Over time, Desiree began to adjust and could be trusted with finding her way to the mat with the kids around. The experience not only boosted her self-confidence but also made her feel included and part of the family. In turn, I could see that rise in self-esteem when she boarded with us again because she was even better with the dogs this time. It was almost like boarding with us was nothing after she’d successfully dealt with the out-of-town visits and two rambunctious children! With the right foundations in place, we shouldn’t be afraid to push and challenge our dogs. Otherwise, we will never know what they’re capable of.

Client Testimonial

I have known Souha for over ten years. We initially met over our shared love of dogs and in that time, we have both fostered and rescued many dogs. My niche was for old and/or sick dogs whereas Souha leaned towards the dogs with behavioural issues. Even though my area of experience was with older and/or sick dogs, I would occasionally be asked to take on a sick dog that also had behavioural issues or would turn out to have behavioural issues that the rescue was unaware of.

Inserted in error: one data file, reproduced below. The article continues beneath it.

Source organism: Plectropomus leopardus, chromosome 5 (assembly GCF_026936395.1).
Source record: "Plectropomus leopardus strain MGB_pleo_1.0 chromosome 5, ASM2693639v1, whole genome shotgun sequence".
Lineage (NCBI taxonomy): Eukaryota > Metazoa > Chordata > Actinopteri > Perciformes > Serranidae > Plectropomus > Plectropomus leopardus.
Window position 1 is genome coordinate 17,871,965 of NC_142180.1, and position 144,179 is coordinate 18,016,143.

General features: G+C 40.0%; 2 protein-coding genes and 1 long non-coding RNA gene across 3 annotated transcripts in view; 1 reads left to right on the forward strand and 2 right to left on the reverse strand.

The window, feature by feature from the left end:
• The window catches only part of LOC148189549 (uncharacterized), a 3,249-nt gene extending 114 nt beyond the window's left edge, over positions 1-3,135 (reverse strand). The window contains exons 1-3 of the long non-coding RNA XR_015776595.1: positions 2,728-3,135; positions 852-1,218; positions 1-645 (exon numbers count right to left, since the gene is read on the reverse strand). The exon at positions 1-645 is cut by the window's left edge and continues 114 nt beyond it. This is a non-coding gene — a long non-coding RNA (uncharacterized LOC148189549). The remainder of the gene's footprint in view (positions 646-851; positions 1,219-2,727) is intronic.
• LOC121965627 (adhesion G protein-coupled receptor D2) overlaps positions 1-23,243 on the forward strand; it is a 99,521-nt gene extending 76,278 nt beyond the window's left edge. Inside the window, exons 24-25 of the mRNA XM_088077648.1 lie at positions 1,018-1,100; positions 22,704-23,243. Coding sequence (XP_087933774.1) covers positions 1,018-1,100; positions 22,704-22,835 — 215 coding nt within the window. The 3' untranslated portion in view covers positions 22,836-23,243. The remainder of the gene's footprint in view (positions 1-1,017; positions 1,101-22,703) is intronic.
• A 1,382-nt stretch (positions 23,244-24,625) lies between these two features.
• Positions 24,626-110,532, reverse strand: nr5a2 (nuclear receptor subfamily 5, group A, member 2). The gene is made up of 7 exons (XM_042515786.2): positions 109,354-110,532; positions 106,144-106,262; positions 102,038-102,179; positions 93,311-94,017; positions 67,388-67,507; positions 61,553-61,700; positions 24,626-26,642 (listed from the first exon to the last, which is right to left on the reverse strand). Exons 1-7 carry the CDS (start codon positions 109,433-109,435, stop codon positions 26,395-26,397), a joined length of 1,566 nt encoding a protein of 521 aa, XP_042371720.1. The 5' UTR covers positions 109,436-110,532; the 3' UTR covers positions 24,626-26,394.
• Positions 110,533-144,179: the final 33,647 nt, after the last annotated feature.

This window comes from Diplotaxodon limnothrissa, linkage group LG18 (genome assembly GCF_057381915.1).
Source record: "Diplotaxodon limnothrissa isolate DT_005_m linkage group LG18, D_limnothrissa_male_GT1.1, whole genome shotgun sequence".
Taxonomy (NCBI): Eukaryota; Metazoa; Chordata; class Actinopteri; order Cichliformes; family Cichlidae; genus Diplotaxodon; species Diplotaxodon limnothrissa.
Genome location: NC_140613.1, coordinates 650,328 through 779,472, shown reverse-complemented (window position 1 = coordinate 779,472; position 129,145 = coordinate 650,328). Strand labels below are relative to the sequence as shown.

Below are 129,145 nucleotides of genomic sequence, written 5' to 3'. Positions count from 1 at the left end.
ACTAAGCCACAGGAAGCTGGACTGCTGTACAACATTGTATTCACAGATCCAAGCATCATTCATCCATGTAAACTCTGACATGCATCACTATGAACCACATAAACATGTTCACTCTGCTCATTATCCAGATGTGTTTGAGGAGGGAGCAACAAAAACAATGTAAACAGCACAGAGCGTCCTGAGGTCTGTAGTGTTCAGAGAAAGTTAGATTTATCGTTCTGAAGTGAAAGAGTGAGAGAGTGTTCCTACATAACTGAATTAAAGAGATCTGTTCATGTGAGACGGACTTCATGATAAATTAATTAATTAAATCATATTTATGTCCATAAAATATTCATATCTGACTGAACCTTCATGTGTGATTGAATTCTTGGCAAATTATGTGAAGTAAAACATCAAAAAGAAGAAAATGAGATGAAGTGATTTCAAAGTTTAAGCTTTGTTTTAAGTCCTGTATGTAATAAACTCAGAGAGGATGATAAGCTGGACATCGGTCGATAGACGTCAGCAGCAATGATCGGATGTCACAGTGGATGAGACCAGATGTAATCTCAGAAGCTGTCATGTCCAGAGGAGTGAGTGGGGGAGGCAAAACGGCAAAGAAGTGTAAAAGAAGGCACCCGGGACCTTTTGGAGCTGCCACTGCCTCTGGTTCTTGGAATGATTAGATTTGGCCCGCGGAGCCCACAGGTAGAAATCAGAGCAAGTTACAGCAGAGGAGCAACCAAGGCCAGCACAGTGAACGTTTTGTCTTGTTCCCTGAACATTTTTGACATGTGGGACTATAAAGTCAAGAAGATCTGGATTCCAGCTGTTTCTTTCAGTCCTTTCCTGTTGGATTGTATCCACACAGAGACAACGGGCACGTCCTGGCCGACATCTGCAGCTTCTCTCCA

In these cases, when I would contact the rescue, I would often end up getting guidance that just didn’t work or was impractical. This would lead to my calling Souha looking for help. No matter when I called, she was available to help me out. She always had guidance and tips that were practical and that I could use easily. She was totally non-judgemental and very importantly, gave me hope.

She gave me the confidence that I could deal with any situation and things would improve – very important when one is feeling overwhelmed and out of options. I would highly recommend Souha to anyone looking to improve their relationship with their canine companion. She is knowledgeable, non-judgemental, and passionate. Sometimes you might not like what she has to say but in your heart, you will know she’s on to something. It is always her goal to improve your relationship with your dog and she will work with you to do that.